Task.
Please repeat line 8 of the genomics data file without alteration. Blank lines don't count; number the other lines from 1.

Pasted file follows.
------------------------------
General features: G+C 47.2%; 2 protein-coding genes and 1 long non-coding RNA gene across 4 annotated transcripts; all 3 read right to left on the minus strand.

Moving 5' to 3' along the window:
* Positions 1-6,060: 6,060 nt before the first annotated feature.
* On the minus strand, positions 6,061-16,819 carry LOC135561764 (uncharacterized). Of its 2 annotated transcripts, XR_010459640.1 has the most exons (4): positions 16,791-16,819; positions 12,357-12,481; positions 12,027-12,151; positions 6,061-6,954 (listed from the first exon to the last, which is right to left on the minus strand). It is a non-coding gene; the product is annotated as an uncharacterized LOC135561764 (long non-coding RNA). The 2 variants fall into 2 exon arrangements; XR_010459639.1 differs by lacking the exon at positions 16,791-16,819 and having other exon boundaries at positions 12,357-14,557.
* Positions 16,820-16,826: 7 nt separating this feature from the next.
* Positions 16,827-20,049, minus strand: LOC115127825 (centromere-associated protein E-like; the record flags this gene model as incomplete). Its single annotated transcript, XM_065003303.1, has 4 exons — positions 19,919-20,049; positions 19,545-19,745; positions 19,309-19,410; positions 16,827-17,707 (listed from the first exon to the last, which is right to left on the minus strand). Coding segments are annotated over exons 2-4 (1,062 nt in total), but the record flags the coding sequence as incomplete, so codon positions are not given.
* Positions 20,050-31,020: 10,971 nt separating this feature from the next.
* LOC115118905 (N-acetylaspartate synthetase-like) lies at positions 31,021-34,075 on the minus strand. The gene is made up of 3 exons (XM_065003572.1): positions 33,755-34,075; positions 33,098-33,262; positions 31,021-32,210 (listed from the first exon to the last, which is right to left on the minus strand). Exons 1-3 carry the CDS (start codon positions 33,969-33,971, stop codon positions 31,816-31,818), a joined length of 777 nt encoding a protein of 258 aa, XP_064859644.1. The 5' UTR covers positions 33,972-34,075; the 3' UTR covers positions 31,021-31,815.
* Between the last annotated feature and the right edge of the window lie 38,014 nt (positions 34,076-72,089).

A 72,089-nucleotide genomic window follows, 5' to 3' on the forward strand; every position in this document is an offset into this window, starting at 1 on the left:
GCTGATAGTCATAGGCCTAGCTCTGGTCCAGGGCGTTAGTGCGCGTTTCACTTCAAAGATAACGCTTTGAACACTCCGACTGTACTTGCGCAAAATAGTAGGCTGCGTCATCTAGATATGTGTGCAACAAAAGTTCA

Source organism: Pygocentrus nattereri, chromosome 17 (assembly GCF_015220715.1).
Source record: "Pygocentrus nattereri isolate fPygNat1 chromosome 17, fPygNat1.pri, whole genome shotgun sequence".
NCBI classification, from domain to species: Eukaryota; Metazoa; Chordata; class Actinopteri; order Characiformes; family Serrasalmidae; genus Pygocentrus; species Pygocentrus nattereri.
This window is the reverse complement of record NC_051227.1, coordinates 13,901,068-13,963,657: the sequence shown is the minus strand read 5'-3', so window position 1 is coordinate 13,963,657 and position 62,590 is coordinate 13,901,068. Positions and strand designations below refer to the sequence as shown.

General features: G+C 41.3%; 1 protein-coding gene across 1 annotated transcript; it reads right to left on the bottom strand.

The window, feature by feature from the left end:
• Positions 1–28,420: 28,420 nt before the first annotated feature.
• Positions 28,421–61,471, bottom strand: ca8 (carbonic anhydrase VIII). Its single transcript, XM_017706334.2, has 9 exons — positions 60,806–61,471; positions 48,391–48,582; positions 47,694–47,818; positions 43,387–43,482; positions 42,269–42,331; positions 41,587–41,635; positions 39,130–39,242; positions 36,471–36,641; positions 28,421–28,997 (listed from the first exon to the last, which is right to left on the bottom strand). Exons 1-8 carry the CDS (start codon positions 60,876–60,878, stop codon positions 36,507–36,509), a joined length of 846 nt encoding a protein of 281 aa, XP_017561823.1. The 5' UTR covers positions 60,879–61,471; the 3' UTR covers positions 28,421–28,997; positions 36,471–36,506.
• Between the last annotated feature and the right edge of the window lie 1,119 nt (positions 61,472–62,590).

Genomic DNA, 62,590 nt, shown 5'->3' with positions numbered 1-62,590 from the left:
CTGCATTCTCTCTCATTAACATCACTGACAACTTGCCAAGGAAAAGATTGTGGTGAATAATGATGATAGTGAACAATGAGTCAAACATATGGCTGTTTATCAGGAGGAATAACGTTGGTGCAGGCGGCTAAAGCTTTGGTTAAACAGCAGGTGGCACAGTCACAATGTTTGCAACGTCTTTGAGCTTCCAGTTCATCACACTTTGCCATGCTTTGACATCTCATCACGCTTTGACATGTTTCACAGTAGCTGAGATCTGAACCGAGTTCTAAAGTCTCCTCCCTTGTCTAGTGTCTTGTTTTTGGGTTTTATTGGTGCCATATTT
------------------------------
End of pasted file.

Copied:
* LOC115118905 (N-acetylaspartate synthetase-like) lies at positions 31,021-34,075 on the minus strand. The gene is made up of 3 exons (XM_065003572.1): positions 33,755-34,075; positions 33,098-33,262; positions 31,021-32,210 (listed from the first exon to the last, which is right to left on the minus strand). Exons 1-3 carry the CDS (start codon positions 33,969-33,971, stop codon positions 31,816-31,818), a joined length of 777 nt encoding a protein of 258 aa, XP_064859644.1. The 5' UTR covers positions 33,972-34,075; the 3' UTR covers positions 31,021-31,815.